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Court finds ordinance open to referendum
Supreme Court of New Jersey
|Top row, L to R: Justice Roberto A. Rivera-Soto; Justice Barry T. Albin; Justice John E. Wallace, Jr.; Justice Helen E. Hoens; Front row, L to R: Justice Virginia Long; Chief Justice Stuart Rabner; Justice Jaynee LaVecchia.|
Court finds ordinance open to referendum
City was challenged on ending deputy chiefs
Thursday, September 27, 2007 Trenton Times
TRENTON -- The New Jersey Supreme Court ruled yesterday that the city's 2004 ordinance that reorganized the police department and scuttled three deputy chief positions is subject to a voter referendum.
But the impact of the unanimous ruling is dubious, since the three deputy chiefs who held the positions in 2004 retired rather than take a pay cut and demotion, and the city last year passed another ordinance laying out the department's command structure.
Nevertheless, the decision was cheered by the police officers and residents who filed the original petition in late 2004 to overturn the ordinance.
"You can fight city hall after all," said lawyer George T. Dougherty, who represented the group. "It's a nice breath of fresh air for civic-minded people who'd like to have their say in government."
A referendum was briefly scheduled in early 2005 but the vote never happened as the issue moved into the courts.
The high court's ruling will be felt around the state because it is likely to give voters more opportunities to overthrow ordinances they oppose with properly certified petitions, officials say. The ruling affects the 125 municipalities governed by the Faulkner Act, which includes all major cities such as Trenton and large urban and suburban areas like Hamilton and New Brunswick. [ HOBOKEN is also governed by the Faulkner Act. ]
In 39 years of case law rulings, state courts have made a distinction between municipal ordinances that are administrative in nature and ones that are legislative.
Legislative ordinances that addressed more permanent issues were subject to voter referendum, but administrative ordinances that addressed more temporary or general issues were exempted from referendums.
Yesterday's high court ruling cleared that up, saying there was no distinction, and reverted to state statutes that say, "the voters shall also have the power of referendum which is the power to approve or reject at the polls any ordinance submitted by the council to the voters or any ordinance passed by the council, against which a referendum petition has been filed. ..."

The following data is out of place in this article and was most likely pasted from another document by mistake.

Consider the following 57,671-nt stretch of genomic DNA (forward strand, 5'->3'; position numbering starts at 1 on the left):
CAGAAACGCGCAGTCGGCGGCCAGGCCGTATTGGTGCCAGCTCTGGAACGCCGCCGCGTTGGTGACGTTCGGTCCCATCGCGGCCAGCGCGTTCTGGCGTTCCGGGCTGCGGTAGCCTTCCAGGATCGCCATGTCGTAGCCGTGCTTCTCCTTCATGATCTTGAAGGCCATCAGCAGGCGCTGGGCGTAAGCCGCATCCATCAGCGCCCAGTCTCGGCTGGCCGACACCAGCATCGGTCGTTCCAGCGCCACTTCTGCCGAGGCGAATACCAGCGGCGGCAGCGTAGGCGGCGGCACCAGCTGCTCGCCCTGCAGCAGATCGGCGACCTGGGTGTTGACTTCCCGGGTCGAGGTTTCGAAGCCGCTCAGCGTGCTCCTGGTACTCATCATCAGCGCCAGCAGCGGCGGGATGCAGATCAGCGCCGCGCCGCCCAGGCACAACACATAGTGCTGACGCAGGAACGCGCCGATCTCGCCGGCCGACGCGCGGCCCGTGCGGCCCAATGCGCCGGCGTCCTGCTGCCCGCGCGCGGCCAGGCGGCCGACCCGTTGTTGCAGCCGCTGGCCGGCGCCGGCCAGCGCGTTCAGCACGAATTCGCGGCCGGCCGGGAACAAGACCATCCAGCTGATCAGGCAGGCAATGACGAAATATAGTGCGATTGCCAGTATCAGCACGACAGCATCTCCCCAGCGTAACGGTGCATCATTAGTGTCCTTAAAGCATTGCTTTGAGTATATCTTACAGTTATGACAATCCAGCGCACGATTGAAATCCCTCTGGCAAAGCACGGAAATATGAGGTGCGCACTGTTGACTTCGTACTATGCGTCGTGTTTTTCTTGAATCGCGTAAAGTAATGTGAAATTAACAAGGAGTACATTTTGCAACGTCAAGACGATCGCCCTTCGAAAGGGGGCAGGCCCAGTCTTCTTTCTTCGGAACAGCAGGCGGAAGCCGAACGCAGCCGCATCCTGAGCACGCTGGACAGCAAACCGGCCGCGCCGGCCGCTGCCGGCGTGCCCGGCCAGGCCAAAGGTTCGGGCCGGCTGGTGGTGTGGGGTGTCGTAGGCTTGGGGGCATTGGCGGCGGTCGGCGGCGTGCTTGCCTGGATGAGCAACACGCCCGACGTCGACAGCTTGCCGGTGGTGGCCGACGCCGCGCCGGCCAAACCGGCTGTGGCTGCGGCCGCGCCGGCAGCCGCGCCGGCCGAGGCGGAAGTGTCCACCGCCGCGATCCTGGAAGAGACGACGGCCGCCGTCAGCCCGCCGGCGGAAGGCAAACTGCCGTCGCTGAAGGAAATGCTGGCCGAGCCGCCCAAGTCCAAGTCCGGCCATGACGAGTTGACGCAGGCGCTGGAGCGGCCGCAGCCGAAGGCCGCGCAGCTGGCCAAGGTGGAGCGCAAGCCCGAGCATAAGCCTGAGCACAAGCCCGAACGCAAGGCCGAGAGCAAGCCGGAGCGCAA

New Jersey League of Municipalities Executive Director Bill Dressel said he fears cities and towns affected by the ruling could see taxes rise to cover the costs of such referendums.
"I think it could dramatically increase costs in municipal clerks' offices for the additional election costs," Dressel said.
"It makes a significant change in ordinances, especially dealing with the administrative structures (in towns)," he said.
In Trenton, meanwhile, the effect of the high court's decision is up in the air.
Still to be decided is whether the referendum on the 2004 ordinance will proceed. The Supreme Court sent the case back to Superior Court to resolve the issue of the referendum.
Dougherty called the ruling an "enormous" victory for the public and for the group that filed the petition. "This is a nice clean win," he said.
Most followers of the case say former deputy chiefs Paul Meyer, Al Henry and John Gabauer are unlikely to return to their positions, but their positions may reappear.
Rocky Peterson, who represented the city in the case, said the city relied on the 40 years of case law and legally, that's been cleared up by the high court. But practically speaking, Peterson said he still does not believe the court's decision that voters should have a say in administrative decisions nd it is not a benefit to citizens.
"(This ruling) benefits three people who aren't there any more," Peterson said.
Peterson and city spokesman Kent Ashworth said nothing in the ruling invalidates the state Department of Personnel decision approving the abolishing of the deputy chief positions for "efficiency."
Ashworth said crime is down since 2004, police response times are up and the city has proven their efficiency without the positions.
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